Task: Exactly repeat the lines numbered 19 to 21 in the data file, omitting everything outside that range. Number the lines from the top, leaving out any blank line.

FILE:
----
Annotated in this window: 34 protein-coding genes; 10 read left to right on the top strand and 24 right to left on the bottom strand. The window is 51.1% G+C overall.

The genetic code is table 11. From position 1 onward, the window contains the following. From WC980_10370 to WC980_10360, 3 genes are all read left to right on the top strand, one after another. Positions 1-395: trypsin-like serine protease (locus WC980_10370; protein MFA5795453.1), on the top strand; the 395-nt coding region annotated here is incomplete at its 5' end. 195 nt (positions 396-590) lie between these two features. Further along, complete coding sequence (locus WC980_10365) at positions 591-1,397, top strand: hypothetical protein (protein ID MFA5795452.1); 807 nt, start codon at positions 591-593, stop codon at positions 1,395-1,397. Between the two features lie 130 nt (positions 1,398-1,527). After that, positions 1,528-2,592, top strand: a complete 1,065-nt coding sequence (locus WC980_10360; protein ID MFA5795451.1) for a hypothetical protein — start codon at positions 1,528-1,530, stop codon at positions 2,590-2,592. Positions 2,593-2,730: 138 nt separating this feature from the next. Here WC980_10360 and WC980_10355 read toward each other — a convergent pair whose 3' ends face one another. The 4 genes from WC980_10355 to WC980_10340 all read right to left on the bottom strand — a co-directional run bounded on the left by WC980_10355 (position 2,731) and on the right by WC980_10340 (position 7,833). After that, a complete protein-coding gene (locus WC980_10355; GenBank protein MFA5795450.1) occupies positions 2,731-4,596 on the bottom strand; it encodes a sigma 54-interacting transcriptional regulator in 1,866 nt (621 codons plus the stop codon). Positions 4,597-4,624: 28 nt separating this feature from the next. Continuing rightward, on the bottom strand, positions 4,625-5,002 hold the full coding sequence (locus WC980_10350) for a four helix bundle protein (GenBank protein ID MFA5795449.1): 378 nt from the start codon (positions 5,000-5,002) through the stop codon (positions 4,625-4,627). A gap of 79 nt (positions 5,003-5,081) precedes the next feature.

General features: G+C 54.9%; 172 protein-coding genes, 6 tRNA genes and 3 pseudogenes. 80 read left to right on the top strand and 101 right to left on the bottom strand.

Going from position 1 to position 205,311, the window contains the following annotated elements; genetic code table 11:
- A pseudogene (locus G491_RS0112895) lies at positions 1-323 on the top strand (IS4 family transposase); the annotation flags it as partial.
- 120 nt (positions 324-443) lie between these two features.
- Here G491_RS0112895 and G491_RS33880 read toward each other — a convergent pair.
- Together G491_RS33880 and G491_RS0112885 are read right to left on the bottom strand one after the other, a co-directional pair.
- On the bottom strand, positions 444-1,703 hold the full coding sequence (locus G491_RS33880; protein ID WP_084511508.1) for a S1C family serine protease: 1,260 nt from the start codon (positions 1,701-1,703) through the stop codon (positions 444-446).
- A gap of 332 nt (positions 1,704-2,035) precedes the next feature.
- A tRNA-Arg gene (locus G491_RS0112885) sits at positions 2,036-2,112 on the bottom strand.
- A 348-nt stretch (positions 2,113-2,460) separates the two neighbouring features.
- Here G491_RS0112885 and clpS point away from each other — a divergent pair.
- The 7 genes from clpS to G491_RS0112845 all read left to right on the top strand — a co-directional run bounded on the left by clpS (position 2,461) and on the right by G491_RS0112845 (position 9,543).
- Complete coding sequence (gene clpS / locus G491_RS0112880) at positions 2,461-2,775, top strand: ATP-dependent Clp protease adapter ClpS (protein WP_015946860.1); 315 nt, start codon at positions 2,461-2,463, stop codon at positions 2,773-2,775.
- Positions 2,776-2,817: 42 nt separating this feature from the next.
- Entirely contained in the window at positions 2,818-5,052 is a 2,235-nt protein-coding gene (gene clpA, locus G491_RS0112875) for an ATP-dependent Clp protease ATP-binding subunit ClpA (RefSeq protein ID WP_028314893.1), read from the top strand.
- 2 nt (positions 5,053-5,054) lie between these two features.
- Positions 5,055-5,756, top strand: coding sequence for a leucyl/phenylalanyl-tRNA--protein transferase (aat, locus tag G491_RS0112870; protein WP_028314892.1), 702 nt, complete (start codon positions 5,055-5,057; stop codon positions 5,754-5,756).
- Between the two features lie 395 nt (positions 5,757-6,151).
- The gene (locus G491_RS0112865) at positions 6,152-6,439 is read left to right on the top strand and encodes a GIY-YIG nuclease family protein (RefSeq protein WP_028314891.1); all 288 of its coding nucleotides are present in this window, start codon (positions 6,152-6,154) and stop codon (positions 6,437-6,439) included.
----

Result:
- Positions 5,055-5,756, top strand: coding sequence for a leucyl/phenylalanyl-tRNA--protein transferase (aat, locus tag G491_RS0112870; protein WP_028314892.1), 702 nt, complete (start codon positions 5,055-5,057; stop codon positions 5,754-5,756).
- Between the two features lie 395 nt (positions 5,757-6,151).
- The gene (locus G491_RS0112865) at positions 6,152-6,439 is read left to right on the top strand and encodes a GIY-YIG nuclease family protein (RefSeq protein WP_028314891.1); all 288 of its coding nucleotides are present in this window, start codon (positions 6,152-6,154) and stop codon (positions 6,437-6,439) included.